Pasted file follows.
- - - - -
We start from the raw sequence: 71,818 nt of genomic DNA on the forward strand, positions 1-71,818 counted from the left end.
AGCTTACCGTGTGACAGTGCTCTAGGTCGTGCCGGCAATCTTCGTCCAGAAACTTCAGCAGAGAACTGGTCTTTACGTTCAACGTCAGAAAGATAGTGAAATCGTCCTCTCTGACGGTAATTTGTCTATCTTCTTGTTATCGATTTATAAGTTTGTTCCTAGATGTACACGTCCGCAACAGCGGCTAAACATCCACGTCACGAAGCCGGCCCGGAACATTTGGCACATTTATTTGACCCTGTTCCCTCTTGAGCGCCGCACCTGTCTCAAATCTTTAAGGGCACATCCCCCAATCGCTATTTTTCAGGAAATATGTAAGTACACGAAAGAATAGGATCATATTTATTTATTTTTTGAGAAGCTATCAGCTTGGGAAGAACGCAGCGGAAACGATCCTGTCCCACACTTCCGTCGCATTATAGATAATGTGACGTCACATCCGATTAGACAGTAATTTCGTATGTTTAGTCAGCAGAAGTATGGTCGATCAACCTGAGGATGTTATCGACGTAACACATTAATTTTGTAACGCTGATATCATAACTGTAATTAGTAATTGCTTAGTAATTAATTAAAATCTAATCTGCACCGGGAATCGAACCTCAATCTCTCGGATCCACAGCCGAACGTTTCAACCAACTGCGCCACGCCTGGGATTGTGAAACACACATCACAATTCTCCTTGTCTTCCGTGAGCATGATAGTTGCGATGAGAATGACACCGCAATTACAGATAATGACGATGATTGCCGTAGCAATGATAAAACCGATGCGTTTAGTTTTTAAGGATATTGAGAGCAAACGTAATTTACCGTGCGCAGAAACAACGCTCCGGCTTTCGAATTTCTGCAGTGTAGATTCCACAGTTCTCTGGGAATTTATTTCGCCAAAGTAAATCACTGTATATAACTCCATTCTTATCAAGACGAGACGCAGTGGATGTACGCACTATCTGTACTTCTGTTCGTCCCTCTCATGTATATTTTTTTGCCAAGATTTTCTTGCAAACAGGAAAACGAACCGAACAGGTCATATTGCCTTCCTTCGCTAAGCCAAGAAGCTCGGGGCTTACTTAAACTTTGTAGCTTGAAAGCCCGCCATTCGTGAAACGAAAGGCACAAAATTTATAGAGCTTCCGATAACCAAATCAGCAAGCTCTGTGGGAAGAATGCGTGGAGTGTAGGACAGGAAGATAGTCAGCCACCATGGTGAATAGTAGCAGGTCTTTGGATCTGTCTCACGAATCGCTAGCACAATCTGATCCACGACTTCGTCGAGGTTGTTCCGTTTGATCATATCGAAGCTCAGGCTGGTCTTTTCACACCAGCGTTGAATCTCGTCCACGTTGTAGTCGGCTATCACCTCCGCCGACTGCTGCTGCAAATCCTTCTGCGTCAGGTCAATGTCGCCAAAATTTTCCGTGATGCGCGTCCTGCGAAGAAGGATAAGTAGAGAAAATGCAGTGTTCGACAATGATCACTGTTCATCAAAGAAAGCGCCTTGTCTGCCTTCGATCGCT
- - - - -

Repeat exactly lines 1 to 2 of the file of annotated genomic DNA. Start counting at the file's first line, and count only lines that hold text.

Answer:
We start from the raw sequence: 71,818 nt of genomic DNA on the forward strand, positions 1-71,818 counted from the left end.
AGCTTACCGTGTGACAGTGCTCTAGGTCGTGCCGGCAATCTTCGTCCAGAAACTTCAGCAGAGAACTGGTCTTTACGTTCAACGTCAGAAAGATAGTGAAATCGTCCTCTCTGACGGTAATTTGTCTATCTTCTTGTTATCGATTTATAAGTTTGTTCCTAGATGTACACGTCCGCAACAGCGGCTAAACATCCACGTCACGAAGCCGGCCCGGAACATTTGGCACATTTATTTGACCCTGTTCCCTCTTGAGCGCCGCACCTGTCTCAAATCTTTAAGGGCACATCCCCCAATCGCTATTTTTCAGGAAATATGTAAGTACACGAAAGAATAGGATCATATTTATTTATTTTTTGAGAAGCTATCAGCTTGGGAAGAACGCAGCGGAAACGATCCTGTCCCACACTTCCGTCGCATTATAGATAATGTGACGTCACATCCGATTAGACAGTAATTTCGTATGTTTAGTCAGCAGAAGTATGGTCGATCAACCTGAGGATGTTATCGACGTAACACATTAATTTTGTAACGCTGATATCATAACTGTAATTAGTAATTGCTTAGTAATTAATTAAAATCTAATCTGCACCGGGAATCGAACCTCAATCTCTCGGATCCACAGCCGAACGTTTCAACCAACTGCGCCACGCCTGGGATTGTGAAACACACATCACAATTCTCCTTGTCTTCCGTGAGCATGATAGTTGCGATGAGAATGACACCGCAATTACAGATAATGACGATGATTGCCGTAGCAATGATAAAACCGATGCGTTTAGTTTTTAAGGATATTGAGAGCAAACGTAATTTACCGTGCGCAGAAACAACGCTCCGGCTTTCGAATTTCTGCAGTGTAGATTCCACAGTTCTCTGGGAATTTATTTCGCCAAAGTAAATCACTGTATATAACTCCATTCTTATCAAGACGAGACGCAGTGGATGTACGCACTATCTGTACTTCTGTTCGTCCCTCTCATGTATATTTTTTTGCCAAGATTTTCTTGCAAACAGGAAAACGAACCGAACAGGTCATATTGCCTTCCTTCGCTAAGCCAAGAAGCTCGGGGCTTACTTAAACTTTGTAGCTTGAAAGCCCGCCATTCGTGAAACGAAAGGCACAAAATTTATAGAGCTTCCGATAACCAAATCAGCAAGCTCTGTGGGAAGAATGCGTGGAGTGTAGGACAGGAAGATAGTCAGCCACCATGGTGAATAGTAGCAGGTCTTTGGATCTGTCTCACGAATCGCTAGCACAATCTGATCCACGACTTCGTCGAGGTTGTTCCGTTTGATCATATCGAAGCTCAGGCTGGTCTTTTCACACCAGCGTTGAATCTCGTCCACGTTGTAGTCGGCTATCACCTCCGCCGACTGCTGCTGCAAATCCTTCTGCGTCAGGTCAATGTCGCCAAAATTTTCCGTGATGCGCGTCCTGCGAAGAAGGATAAGTAGAGAAAATGCAGTGTTCGACAATGATCACTGTTCATCAAAGAAAGCGCCTTGTCTGCCTTCGATCGCT